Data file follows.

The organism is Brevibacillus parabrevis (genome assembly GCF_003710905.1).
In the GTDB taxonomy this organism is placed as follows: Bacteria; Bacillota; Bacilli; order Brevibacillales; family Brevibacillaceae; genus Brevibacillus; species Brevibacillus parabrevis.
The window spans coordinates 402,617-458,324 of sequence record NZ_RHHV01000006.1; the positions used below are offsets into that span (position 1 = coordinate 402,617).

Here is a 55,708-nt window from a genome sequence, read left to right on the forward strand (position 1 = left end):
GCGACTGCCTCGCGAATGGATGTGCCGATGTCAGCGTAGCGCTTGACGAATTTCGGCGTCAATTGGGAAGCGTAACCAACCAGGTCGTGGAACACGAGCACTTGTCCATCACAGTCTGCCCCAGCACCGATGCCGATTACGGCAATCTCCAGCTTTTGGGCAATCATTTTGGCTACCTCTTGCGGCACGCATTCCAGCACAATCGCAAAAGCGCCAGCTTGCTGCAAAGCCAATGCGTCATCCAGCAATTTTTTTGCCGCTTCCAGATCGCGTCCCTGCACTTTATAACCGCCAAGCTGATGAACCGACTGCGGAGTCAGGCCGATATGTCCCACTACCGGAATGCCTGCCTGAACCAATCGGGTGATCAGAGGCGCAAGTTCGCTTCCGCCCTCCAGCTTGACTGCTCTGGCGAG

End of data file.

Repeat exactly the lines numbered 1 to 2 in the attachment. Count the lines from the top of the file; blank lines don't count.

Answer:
The organism is Brevibacillus parabrevis (genome assembly GCF_003710905.1).
In the GTDB taxonomy this organism is placed as follows: Bacteria; Bacillota; Bacilli; order Brevibacillales; family Brevibacillaceae; genus Brevibacillus; species Brevibacillus parabrevis.